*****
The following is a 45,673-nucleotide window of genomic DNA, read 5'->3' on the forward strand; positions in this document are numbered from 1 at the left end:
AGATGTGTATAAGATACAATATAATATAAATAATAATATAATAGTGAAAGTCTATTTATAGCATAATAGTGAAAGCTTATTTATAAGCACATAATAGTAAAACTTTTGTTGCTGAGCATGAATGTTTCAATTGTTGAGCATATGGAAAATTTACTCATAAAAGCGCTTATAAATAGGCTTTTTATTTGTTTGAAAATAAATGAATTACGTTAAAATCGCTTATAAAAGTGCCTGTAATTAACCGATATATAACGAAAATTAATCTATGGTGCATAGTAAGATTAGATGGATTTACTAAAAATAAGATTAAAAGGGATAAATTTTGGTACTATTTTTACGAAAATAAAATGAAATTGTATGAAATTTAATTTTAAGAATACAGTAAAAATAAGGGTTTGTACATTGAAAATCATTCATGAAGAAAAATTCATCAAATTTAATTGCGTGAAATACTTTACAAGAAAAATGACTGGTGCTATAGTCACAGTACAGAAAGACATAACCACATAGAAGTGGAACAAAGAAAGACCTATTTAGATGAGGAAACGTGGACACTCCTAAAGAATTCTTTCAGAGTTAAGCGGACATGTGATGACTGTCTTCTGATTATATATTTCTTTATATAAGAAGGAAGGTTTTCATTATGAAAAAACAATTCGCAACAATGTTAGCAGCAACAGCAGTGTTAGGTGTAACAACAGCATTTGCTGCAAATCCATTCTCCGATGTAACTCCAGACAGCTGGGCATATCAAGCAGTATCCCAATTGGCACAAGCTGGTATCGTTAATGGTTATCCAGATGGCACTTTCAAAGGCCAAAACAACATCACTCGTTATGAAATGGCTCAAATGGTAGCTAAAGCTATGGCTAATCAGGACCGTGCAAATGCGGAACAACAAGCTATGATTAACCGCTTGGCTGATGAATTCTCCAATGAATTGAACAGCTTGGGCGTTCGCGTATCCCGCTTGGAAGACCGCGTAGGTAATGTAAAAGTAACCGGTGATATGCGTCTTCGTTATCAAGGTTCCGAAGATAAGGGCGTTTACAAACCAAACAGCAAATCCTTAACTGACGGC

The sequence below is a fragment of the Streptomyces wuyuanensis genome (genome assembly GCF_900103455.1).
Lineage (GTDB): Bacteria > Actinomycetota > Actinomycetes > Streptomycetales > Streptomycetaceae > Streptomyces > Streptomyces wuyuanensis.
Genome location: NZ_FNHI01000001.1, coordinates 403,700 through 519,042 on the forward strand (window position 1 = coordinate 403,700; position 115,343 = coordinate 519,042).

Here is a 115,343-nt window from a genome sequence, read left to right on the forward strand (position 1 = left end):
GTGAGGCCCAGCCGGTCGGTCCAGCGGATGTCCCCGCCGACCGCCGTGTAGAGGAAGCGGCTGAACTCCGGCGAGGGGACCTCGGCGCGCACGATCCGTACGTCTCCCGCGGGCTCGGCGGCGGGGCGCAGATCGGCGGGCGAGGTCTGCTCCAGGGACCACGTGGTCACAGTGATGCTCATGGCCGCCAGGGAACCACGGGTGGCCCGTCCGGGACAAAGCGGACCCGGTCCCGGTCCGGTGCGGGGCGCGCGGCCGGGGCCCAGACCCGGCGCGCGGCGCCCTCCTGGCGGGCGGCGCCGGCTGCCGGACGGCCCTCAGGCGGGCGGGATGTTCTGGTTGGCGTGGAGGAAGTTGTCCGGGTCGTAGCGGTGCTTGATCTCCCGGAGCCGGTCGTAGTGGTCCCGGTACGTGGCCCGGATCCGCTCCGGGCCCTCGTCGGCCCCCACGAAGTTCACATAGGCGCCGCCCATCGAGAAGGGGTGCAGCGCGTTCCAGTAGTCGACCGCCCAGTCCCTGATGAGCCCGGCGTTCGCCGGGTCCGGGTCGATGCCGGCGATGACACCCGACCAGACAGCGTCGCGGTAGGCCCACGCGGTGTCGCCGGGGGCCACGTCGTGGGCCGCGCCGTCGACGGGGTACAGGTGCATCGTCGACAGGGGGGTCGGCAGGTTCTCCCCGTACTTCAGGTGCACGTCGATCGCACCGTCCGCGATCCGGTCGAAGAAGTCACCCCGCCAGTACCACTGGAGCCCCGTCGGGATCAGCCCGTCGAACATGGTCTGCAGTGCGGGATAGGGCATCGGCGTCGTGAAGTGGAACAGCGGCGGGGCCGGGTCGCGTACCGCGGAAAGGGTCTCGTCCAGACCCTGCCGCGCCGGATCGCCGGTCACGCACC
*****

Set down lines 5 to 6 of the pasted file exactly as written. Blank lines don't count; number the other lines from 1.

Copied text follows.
Genome location: NZ_FNHI01000001.1, coordinates 403,700 through 519,042 on the forward strand (window position 1 = coordinate 403,700; position 115,343 = coordinate 519,042).

Here is a 115,343-nt window from a genome sequence, read left to right on the forward strand (position 1 = left end):